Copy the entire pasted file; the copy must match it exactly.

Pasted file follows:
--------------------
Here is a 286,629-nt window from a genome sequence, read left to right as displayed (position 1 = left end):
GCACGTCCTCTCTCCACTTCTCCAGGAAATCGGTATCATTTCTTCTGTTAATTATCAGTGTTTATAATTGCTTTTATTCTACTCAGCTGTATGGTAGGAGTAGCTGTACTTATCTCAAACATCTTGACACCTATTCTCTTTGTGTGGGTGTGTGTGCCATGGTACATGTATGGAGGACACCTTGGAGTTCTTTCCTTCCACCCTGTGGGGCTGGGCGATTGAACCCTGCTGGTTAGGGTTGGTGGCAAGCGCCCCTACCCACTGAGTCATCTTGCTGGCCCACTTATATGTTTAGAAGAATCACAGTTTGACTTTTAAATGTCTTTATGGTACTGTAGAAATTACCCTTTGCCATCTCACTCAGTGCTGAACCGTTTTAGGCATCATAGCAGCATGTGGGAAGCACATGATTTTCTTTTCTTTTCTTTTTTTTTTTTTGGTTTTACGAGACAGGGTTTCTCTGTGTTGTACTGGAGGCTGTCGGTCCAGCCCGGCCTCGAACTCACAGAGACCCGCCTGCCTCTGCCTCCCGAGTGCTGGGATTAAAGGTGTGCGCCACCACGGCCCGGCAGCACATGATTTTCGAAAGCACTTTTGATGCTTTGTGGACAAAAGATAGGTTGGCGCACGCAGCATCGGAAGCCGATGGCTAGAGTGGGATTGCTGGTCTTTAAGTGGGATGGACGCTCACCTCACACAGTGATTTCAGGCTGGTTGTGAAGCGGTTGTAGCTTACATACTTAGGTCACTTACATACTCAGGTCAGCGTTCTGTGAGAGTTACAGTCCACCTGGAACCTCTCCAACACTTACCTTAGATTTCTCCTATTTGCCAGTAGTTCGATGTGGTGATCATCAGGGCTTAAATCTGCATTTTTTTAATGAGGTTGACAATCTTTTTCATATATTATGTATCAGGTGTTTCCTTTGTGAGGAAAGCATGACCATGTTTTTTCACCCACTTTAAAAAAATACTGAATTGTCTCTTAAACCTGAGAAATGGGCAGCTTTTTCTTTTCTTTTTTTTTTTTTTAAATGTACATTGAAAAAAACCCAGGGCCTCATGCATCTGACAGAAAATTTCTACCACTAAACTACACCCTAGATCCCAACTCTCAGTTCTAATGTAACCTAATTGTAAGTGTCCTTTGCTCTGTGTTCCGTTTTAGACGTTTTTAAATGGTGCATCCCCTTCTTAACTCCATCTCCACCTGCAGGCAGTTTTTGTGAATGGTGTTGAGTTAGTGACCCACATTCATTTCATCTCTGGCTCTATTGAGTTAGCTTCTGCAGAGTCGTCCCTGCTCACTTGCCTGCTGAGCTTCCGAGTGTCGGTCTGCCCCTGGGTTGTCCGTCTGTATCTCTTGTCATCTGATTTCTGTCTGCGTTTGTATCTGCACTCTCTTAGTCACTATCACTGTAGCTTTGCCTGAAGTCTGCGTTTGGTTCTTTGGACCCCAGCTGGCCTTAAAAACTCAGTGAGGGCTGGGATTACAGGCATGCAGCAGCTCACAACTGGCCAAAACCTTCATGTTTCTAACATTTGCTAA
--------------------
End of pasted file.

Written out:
Here is a 286,629-nt window from a genome sequence, read left to right as displayed (position 1 = left end):
GCACGTCCTCTCTCCACTTCTCCAGGAAATCGGTATCATTTCTTCTGTTAATTATCAGTGTTTATAATTGCTTTTATTCTACTCAGCTGTATGGTAGGAGTAGCTGTACTTATCTCAAACATCTTGACACCTATTCTCTTTGTGTGGGTGTGTGTGCCATGGTACATGTATGGAGGACACCTTGGAGTTCTTTCCTTCCACCCTGTGGGGCTGGGCGATTGAACCCTGCTGGTTAGGGTTGGTGGCAAGCGCCCCTACCCACTGAGTCATCTTGCTGGCCCACTTATATGTTTAGAAGAATCACAGTTTGACTTTTAAATGTCTTTATGGTACTGTAGAAATTACCCTTTGCCATCTCACTCAGTGCTGAACCGTTTTAGGCATCATAGCAGCATGTGGGAAGCACATGATTTTCTTTTCTTTTCTTTTTTTTTTTTTGGTTTTACGAGACAGGGTTTCTCTGTGTTGTACTGGAGGCTGTCGGTCCAGCCCGGCCTCGAACTCACAGAGACCCGCCTGCCTCTGCCTCCCGAGTGCTGGGATTAAAGGTGTGCGCCACCACGGCCCGGCAGCACATGATTTTCGAAAGCACTTTTGATGCTTTGTGGACAAAAGATAGGTTGGCGCACGCAGCATCGGAAGCCGATGGCTAGAGTGGGATTGCTGGTCTTTAAGTGGGATGGACGCTCACCTCACACAGTGATTTCAGGCTGGTTGTGAAGCGGTTGTAGCTTACATACTTAGGTCACTTACATACTCAGGTCAGCGTTCTGTGAGAGTTACAGTCCACCTGGAACCTCTCCAACACTTACCTTAGATTTCTCCTATTTGCCAGTAGTTCGATGTGGTGATCATCAGGGCTTAAATCTGCATTTTTTTAATGAGGTTGACAATCTTTTTCATATATTATGTATCAGGTGTTTCCTTTGTGAGGAAAGCATGACCATGTTTTTTCACCCACTTTAAAAAAATACTGAATTGTCTCTTAAACCTGAGAAATGGGCAGCTTTTTCTTTTCTTTTTTTTTTTTTTAAATGTACATTGAAAAAAACCCAGGGCCTCATGCATCTGACAGAAAATTTCTACCACTAAACTACACCCTAGATCCCAACTCTCAGTTCTAATGTAACCTAATTGTAAGTGTCCTTTGCTCTGTGTTCCGTTTTAGACGTTTTTAAATGGTGCATCCCCTTCTTAACTCCATCTCCACCTGCAGGCAGTTTTTGTGAATGGTGTTGAGTTAGTGACCCACATTCATTTCATCTCTGGCTCTATTGAGTTAGCTTCTGCAGAGTCGTCCCTGCTCACTTGCCTGCTGAGCTTCCGAGTGTCGGTCTGCCCCTGGGTTGTCCGTCTGTATCTCTTGTCATCTGATTTCTGTCTGCGTTTGTATCTGCACTCTCTTAGTCACTATCACTGTAGCTTTGCCTGAAGTCTGCGTTTGGTTCTTTGGACCCCAGCTGGCCTTAAAAACTCAGTGAGGGCTGGGATTACAGGCATGCAGCAGCTCACAACTGGCCAAAACCTTCATGTTTCTAACATTTGCTAA